meaning for sao vincente

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    can someone help me with the words from the song (Milton N) sao vincente ‘vidro e corte’…
  • #276480

    Deleted User


    can someone help me with the words from the song (Milton N) sao vincente ‘vidro e corte’…


    There are many and variedinterpretations of the poetic meaning of vidro e corte [glass and cut] yetthere is strong evidence to support the hypothesis that what the lyric writer, Fernando Brant, eluded to was asomewhat convoluted reference to detail about his intimate and life-longfriend. This may be explained by referencing the time period and the degree ofanti-Semitism that prevailed within his social circle.

    The convolution expandsto the desert trials and tribulations experienced by the Jewish people duringthe many years of wandering. It is alleged that during that period many of themen experienced infections caused primarily by the lack of bathing waterleading to infections because of the lack of hygiene in the area of theirmasculinity. After many such cases is was degreed that the offending areashould be removed and thus initiated the first of the circumcisions later referredto as glass and cut; a literal translation from the ancient Hebrew. FernandoBrant could not, of course, mention that his lover was of the Jewish persuasionand so, instead of hiding his secret, he maintained his integrity by mentioning√¢‚ǨÀúvidro e corte’ as a proud if not disguised way of saying that his dear friendwas in fact Jewish.

  • #276481


    Dammit Esprit, I’ve missed you.

  • #276489

    Deleted User

    The interpretation and meaning of √¢‚ǨÀúvidro e corte’ within whatis otherwise an unfathomable word salad and favoured by most scholars is ofcourse the more romantic if not tragic version of events. Our intrepid poet, ona quest for inspiration likely to be found in a culture less recent than thatwhich may be only stumbled upon in Latin America, sailed to Ireland; that ancientland of saints and scholars, the emerald isle.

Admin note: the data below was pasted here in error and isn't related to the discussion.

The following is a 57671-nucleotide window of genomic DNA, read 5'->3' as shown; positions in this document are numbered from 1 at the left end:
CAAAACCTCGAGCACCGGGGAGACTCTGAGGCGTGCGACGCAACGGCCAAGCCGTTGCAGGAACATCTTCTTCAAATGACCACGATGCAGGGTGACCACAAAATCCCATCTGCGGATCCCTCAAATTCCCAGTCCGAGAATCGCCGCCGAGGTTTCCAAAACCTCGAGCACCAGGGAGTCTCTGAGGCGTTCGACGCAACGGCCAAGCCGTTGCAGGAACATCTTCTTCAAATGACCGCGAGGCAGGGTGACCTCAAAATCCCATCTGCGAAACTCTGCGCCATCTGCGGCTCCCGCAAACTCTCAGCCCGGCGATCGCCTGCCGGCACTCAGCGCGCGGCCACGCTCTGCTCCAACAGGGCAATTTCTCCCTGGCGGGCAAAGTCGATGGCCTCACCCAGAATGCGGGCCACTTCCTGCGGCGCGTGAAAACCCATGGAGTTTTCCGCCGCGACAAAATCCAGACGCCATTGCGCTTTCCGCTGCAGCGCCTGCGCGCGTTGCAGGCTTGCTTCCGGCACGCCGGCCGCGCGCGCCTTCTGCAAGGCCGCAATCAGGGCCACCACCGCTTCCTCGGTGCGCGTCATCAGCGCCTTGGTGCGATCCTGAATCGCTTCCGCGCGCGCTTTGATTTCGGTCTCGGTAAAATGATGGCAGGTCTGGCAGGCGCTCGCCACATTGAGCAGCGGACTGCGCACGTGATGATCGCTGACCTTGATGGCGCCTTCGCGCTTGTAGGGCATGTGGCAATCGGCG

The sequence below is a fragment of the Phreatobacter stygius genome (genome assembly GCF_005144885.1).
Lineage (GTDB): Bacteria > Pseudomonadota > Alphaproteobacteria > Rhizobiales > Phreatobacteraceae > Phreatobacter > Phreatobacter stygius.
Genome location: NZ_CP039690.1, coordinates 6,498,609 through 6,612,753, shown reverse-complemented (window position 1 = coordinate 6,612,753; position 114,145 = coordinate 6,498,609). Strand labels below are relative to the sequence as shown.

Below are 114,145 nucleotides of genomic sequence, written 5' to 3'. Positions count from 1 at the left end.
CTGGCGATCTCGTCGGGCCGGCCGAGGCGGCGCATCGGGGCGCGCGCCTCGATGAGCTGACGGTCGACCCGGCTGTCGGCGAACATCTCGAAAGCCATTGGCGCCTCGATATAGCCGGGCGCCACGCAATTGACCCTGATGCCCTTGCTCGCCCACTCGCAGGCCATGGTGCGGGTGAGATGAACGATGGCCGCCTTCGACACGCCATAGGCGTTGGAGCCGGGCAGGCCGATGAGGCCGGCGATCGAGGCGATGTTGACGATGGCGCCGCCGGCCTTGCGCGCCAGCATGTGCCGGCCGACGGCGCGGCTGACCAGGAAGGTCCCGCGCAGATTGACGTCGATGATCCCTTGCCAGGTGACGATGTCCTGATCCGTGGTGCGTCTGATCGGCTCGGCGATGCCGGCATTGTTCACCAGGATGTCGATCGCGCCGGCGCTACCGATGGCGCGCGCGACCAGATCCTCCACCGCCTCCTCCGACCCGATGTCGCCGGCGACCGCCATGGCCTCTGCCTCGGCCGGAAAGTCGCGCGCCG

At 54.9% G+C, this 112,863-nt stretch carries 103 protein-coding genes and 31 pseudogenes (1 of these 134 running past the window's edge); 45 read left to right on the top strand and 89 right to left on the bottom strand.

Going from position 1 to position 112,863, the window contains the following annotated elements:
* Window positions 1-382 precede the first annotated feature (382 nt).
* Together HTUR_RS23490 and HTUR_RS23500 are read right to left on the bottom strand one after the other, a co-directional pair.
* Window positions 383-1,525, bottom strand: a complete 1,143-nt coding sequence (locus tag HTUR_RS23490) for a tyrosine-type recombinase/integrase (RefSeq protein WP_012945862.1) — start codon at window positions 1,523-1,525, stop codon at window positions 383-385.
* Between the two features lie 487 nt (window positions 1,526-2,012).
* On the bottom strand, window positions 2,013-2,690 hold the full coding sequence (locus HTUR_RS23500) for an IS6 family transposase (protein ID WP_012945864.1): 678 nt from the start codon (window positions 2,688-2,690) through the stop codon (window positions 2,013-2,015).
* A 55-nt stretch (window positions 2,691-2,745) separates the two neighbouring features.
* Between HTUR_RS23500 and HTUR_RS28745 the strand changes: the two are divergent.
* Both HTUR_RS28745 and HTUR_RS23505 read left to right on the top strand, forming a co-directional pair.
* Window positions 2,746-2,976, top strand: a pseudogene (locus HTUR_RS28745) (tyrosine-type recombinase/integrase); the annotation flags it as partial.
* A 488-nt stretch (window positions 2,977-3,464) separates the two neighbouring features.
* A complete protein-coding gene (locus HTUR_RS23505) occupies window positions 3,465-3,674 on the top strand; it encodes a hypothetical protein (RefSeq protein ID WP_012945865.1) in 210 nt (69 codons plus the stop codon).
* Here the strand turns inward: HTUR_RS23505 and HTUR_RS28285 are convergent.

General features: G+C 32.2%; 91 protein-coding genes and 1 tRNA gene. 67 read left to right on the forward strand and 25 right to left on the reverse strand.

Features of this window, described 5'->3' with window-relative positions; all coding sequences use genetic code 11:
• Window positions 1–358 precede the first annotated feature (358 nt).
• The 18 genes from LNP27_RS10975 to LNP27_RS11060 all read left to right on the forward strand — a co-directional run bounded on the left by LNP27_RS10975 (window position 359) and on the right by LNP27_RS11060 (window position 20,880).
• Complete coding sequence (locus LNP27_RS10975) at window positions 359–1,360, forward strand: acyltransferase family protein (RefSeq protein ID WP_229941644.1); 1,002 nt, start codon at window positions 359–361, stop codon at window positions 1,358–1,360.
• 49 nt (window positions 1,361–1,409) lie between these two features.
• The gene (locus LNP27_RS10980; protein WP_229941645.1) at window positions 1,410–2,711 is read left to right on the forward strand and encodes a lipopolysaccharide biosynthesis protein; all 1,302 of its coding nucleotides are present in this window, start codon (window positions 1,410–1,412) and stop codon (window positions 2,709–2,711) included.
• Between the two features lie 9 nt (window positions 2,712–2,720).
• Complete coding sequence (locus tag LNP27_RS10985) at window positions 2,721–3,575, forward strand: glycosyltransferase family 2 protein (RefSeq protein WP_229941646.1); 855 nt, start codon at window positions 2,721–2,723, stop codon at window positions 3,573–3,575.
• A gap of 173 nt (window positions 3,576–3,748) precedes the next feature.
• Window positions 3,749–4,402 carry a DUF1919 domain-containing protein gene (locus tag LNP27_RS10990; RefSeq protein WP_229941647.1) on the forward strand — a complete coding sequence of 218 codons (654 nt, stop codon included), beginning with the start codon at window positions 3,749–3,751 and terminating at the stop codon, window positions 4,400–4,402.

Upon arrival in Waterford, county Cork, he was soonstruck in awe by the northern European features of one Mary Flaherty, a freckled-facedredheaded curvaceous beauty with eyes to rival the finest jade. This pair ofopposites were instantly taken with each other and at first touch ignited anexothermic reaction in their loins. Passion soon followed when her innocence morphedinto not shades of grey but red appetite for lusty excess.

    The passage of time revealed that she was with child. Condemnedduring her confession by parish priest, Father Murphy, with his painful wordsof fornication and damnation. Soon, her father, a big boned man never to befound short of opinion, interrogated his wayward daughter when it was revealedthat the fornicating father of the child was one Brazilian interloper.

    What ensued may have its roots traced back to King Philipof Spain and his armada under the incompetent command of the Duke of Medina Sidonia.That ill-fated adventure ended in a fierce storm during which shipwrecked Spanishsailors were washed up on the south coast of Ireland where they settled andadapted into Irish social order. Their swarthy complexion earned them the nomenclaturethe √¢‚ǨÀúblack Irish’ while evidence of their raven-haired dusky Irish descendants arecommonplace today.

    Notwithstandingthe famed Irish tolerance of all God’s creatures, Mary Flaherty’s father wasboth bully and bigot and gave short shrift to the idea of a swarthy Brazilianas a potential son-in-law; least what would be regarded as a black Irishgrandson. Poor Mary, distressed beyond consolation by her father’s threats andcondemnation, thrust herself off a cliff to end her plight upon the rocksbelow; rocks made jagged by a millennia of storm waves. Such waves that begantheir passion in Wagnerian Atlantic tempests now quelled their passion on thosesame rocks where Mary ended her tragic life.

    Nowalone and distraught our plucky poet changed digs and became ensconced in arented crofter’s thatched cottage where, one blustery evening, sought solace byfireside and a bottle of potcheen; a kindred spirit to his native drink, cacha√ɬßa. It was then, as he stared through his drinking glass into theturf fire, he watched the fiery flames of his personal hell reflect, mock anddance in the coruscations of the Waterford crystal. And so it can be assertedthat is was the world famed Waterford cut glass that inspired the enigmaticmention of √¢‚ǨÀúVidro e corte.’

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